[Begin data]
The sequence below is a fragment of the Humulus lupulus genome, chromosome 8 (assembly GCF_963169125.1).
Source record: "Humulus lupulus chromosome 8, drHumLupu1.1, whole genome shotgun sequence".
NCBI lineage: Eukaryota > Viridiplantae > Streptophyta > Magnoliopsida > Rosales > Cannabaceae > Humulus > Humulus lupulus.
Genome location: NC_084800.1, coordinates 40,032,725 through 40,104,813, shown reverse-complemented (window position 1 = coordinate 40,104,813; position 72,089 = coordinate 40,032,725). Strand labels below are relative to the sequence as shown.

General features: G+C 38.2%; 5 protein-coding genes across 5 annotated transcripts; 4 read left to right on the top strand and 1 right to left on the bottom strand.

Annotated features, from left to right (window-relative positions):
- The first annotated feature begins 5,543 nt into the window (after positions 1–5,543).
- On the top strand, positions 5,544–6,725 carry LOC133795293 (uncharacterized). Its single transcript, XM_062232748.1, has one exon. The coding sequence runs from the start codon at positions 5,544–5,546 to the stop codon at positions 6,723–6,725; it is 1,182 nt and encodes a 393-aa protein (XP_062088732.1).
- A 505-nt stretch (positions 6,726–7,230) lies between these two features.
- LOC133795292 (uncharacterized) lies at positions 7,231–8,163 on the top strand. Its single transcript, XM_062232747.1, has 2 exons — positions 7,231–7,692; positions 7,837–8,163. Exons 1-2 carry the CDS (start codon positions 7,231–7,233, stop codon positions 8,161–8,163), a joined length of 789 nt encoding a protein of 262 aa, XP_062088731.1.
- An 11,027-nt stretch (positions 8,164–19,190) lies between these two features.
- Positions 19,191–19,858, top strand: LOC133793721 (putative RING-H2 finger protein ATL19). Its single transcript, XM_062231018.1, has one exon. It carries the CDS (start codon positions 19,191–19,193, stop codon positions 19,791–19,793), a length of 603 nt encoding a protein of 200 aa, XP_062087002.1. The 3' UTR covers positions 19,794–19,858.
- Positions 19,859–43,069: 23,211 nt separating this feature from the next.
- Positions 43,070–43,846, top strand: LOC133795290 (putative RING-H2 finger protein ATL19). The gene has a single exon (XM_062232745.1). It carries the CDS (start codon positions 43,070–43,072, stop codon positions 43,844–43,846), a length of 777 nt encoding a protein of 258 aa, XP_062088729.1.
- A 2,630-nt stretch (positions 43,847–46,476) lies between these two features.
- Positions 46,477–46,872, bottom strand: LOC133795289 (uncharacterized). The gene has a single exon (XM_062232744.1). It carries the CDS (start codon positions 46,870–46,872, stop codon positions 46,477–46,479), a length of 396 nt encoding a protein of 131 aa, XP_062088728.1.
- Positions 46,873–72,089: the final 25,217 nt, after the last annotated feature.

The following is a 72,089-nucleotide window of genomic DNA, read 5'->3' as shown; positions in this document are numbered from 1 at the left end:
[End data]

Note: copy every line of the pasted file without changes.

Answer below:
The sequence below is a fragment of the Humulus lupulus genome, chromosome 8 (assembly GCF_963169125.1).
Source record: "Humulus lupulus chromosome 8, drHumLupu1.1, whole genome shotgun sequence".
NCBI lineage: Eukaryota > Viridiplantae > Streptophyta > Magnoliopsida > Rosales > Cannabaceae > Humulus > Humulus lupulus.
Genome location: NC_084800.1, coordinates 40,032,725 through 40,104,813, shown reverse-complemented (window position 1 = coordinate 40,104,813; position 72,089 = coordinate 40,032,725). Strand labels below are relative to the sequence as shown.

General features: G+C 38.2%; 5 protein-coding genes across 5 annotated transcripts; 4 read left to right on the top strand and 1 right to left on the bottom strand.

Annotated features, from left to right (window-relative positions):
- The first annotated feature begins 5,543 nt into the window (after positions 1–5,543).
- On the top strand, positions 5,544–6,725 carry LOC133795293 (uncharacterized). Its single transcript, XM_062232748.1, has one exon. The coding sequence runs from the start codon at positions 5,544–5,546 to the stop codon at positions 6,723–6,725; it is 1,182 nt and encodes a 393-aa protein (XP_062088732.1).
- A 505-nt stretch (positions 6,726–7,230) lies between these two features.
- LOC133795292 (uncharacterized) lies at positions 7,231–8,163 on the top strand. Its single transcript, XM_062232747.1, has 2 exons — positions 7,231–7,692; positions 7,837–8,163. Exons 1-2 carry the CDS (start codon positions 7,231–7,233, stop codon positions 8,161–8,163), a joined length of 789 nt encoding a protein of 262 aa, XP_062088731.1.
- An 11,027-nt stretch (positions 8,164–19,190) lies between these two features.
- Positions 19,191–19,858, top strand: LOC133793721 (putative RING-H2 finger protein ATL19). Its single transcript, XM_062231018.1, has one exon. It carries the CDS (start codon positions 19,191–19,193, stop codon positions 19,791–19,793), a length of 603 nt encoding a protein of 200 aa, XP_062087002.1. The 3' UTR covers positions 19,794–19,858.
- Positions 19,859–43,069: 23,211 nt separating this feature from the next.
- Positions 43,070–43,846, top strand: LOC133795290 (putative RING-H2 finger protein ATL19). The gene has a single exon (XM_062232745.1). It carries the CDS (start codon positions 43,070–43,072, stop codon positions 43,844–43,846), a length of 777 nt encoding a protein of 258 aa, XP_062088729.1.
- A 2,630-nt stretch (positions 43,847–46,476) lies between these two features.
- Positions 46,477–46,872, bottom strand: LOC133795289 (uncharacterized). The gene has a single exon (XM_062232744.1). It carries the CDS (start codon positions 46,870–46,872, stop codon positions 46,477–46,479), a length of 396 nt encoding a protein of 131 aa, XP_062088728.1.
- Positions 46,873–72,089: the final 25,217 nt, after the last annotated feature.

The following is a 72,089-nucleotide window of genomic DNA, read 5'->3' as shown; positions in this document are numbered from 1 at the left end: